The key to understanding is in the phrase “remembering sins.” The idea of “remembering sins” takes the idea of action and puts it into a negative framework. It really contains the idea that God give the person what he deserves for the sin — he will punish sin, not just keep it on his mind. We find it in this poetic parallelism, where one phrase is synonymous with the other:

They have gone deep in depravity as in the days of Gibeah;
He will remember their iniquity, he will punish their sins. (Hosea 9:9)

To “remember iniquity” is the same as to “punish their sin.” It is automatically negative, implying that God will intervene to bring justice. So to not remember sins is to decide to not punish them:

If a wicked man restores a pledge, pays back what he has taken by robbery, … he shall surely live; he shall not die. None of his sins that he has committed will be remembered against him. (Ezekiel 33:15-16)

The man who has been forgiven in the passage above will not have his sins “remembered against” him: implying that he will not be punished for them. Because Hebrew focuses on the action rather than the thought, it doesn’t imply that God somehow has no memory of them in his infinite mind. It means that he has decided not to act upon them.

Interestingly, “forget” is almost never used in combination with sins! The Bible does say often that God does “not remember” our sins, meaning that when he forgives, he chooses to never act on them.

Implications From These Meanings

By understanding that Hebrew focuses on action rather than on mental recall, we can now get some insight on how God can “forget” people, but yet not forget. Or how he can choose not to “remember” our sins, and yet not lose them from his memory. God chooses to put them aside, to ignore them and not bring them up after we have repented.

Any married person knows what this is like — to be hurt by a spouse yet “decide to forget” — to put it out of your mind even though the memory doesn’t goes away. A person who loves another who has hurt him or her simply chooses not to act in revenge for the sin. Once you have done this, the memory itself tends to decline.

The Hebraic idea of “remembering sins” really encompasses the idea of vengeance and punishment for them, not just knowing about them. When God says he will not remember our sins, he is deciding to forgo prosecuting us for them. This can be very freeing in terms of understanding God’s expectations for us.

When a person has hurt us repeatedly, we often wonder whether forgiveness means to pretend that the person won’t act the same way again. Are we allowed to protect ourselves, even if we hope they’ll change? The idea that we can decide not to “remember” someone’s sins in terms of seeking revenge is very freeing, because it allows us to discern the difference between remembering with a heart of revenge, versus remembering in order to make a situation better.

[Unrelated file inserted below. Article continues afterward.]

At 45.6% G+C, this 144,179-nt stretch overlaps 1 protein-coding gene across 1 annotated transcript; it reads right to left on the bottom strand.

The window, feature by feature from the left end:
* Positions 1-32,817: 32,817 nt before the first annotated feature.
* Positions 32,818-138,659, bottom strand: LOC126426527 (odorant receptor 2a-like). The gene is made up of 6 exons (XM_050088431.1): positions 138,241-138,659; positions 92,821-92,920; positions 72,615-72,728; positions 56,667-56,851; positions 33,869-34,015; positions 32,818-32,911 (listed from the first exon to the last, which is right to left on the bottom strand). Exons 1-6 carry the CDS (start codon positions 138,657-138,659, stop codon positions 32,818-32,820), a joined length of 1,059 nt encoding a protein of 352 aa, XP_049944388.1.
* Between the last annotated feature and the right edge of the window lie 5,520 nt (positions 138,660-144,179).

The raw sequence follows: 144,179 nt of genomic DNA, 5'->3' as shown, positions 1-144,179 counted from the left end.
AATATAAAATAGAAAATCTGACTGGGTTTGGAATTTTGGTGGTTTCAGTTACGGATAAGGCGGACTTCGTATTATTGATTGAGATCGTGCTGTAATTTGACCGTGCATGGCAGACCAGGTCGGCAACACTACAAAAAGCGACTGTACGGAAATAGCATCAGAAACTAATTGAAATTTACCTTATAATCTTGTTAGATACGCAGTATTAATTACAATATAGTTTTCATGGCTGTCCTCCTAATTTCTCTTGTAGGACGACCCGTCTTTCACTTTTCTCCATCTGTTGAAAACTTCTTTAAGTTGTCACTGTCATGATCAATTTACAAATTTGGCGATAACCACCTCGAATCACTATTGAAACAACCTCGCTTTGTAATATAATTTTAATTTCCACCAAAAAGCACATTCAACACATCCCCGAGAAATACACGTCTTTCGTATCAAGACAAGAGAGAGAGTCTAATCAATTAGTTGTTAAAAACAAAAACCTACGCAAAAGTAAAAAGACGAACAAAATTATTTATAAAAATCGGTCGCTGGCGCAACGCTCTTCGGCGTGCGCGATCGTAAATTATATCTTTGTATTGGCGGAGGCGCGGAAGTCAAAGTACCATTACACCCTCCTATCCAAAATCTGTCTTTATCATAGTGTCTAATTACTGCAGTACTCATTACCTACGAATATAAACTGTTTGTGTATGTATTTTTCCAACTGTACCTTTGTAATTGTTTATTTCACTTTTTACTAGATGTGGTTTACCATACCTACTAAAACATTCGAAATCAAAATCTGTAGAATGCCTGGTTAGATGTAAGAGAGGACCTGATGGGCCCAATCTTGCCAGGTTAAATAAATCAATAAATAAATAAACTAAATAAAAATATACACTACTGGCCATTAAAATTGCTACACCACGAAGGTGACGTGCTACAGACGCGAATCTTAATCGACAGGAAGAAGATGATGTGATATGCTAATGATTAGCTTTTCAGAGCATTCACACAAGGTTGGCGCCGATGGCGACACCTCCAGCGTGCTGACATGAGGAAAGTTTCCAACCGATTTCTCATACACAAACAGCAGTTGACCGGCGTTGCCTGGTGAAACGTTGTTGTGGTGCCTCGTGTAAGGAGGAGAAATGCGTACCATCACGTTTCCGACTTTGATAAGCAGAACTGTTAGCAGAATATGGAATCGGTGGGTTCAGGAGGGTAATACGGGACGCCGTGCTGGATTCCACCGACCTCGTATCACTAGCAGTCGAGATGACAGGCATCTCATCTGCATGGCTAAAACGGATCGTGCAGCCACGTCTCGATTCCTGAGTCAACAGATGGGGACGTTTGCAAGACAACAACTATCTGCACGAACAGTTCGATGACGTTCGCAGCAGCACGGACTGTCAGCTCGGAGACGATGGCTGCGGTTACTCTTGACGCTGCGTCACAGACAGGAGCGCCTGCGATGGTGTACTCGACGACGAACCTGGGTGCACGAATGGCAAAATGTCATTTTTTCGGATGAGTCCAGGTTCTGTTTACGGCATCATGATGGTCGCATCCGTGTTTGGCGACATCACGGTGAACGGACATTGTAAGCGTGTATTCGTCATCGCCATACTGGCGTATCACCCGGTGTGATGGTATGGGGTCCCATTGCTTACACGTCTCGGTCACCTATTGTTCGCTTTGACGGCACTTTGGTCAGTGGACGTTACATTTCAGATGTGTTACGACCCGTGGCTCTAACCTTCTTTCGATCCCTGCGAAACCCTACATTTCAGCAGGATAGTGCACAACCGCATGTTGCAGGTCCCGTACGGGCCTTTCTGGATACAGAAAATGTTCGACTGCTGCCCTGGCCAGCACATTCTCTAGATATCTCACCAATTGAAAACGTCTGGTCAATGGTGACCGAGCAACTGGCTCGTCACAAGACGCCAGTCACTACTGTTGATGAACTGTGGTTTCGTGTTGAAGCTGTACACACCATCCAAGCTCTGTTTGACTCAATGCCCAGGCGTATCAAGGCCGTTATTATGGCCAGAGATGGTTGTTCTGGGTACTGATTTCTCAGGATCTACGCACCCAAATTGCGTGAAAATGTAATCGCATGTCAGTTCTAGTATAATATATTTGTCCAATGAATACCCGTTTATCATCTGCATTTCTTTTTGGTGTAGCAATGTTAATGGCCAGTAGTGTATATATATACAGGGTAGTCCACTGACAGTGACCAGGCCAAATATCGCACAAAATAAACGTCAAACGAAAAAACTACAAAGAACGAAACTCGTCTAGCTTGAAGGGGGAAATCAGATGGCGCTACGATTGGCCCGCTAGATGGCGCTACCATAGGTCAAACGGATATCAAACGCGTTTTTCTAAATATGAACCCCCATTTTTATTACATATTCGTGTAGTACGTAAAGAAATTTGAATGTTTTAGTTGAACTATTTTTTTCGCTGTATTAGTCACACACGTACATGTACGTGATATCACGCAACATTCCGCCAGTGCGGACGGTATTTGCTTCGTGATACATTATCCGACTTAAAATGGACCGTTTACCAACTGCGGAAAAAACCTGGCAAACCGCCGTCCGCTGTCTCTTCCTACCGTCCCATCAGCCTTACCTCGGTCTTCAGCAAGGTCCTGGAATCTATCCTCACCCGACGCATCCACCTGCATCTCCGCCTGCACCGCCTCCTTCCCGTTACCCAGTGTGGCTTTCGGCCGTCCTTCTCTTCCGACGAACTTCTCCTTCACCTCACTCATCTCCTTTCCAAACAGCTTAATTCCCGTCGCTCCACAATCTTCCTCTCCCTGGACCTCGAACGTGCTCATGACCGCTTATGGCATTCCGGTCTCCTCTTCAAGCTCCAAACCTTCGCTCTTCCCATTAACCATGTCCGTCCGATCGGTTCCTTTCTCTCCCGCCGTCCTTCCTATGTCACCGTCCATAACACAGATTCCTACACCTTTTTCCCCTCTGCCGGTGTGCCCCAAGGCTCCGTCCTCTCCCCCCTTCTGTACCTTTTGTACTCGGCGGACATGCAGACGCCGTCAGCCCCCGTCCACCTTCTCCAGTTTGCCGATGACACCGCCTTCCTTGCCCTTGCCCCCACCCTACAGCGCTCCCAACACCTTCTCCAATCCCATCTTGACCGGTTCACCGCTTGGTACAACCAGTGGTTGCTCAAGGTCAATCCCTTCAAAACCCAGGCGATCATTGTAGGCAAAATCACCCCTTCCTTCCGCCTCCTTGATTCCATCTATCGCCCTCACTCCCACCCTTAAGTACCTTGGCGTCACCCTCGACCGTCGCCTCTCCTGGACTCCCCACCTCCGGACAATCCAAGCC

In some ways, if God could simply delete things from his memory banks, he would have a much easier job than humans who can’t erase their memories. When we forgive a person, we need to choose to put aside our grievances, and often we need to do that over and over again as the memory returns to our minds.

It shows more love to be hurt and choose to not remember many times than to simply be able to forget about an incident. The more we love one another, the easier it become to remove the memory of the past from our minds. In this sense, perhaps God’s infinite love really does entirely remove our sins from his infinite mind.


1 See En-Gedi’s article “Listening Through Jesus’ Ears
2 Another good article on this subject is “The Biblical Concept of Remembrance,” by Doug Ward.

Photos: Glenn Carstens-Peters on Unsplash,  Peter Pryharski on UnsplashTruthout (CC BY-NC-ND 2.0)

Does God Want Us To Fear Him?

by Lois Tverberg

Understanding the extended meanings of Hebrew words often corrects our misunderstandings of the Bible and explains things that seem to not make sense. Sometimes they can even change our attitude toward God! This is what happens when we understand the broader meaning of the word “fear,” yirah, in Hebrew, and especially in the context of the “Fear of God,” a common expression throughout the Bible.

The idea that we should “fear the Lord” is found hundreds of times in the Old Testament. To many people this is a source of anxiety, and may make us not want to read about the God who appeared to require fright and dread among his people.

It may surprise people to know that even in the New Testament, the “fear of God” is often found. The Gentiles who worship the God of the Jews are called “God-fearers” and the early church was said to be built up in the “fear of the Lord” (Acts 9:31). Paul even speaks of the “fear of Christ” in Ephesians 5:21.

This is because the “fear of the LORD” was an extremely rich idea that goes far beyond our literal understanding, and is wonderfully positive in application. By understanding the Hebrew meaning of “fear,” and the rich Jewish thinking about the “Fear of the Lord,” we can shed great new light on this issue.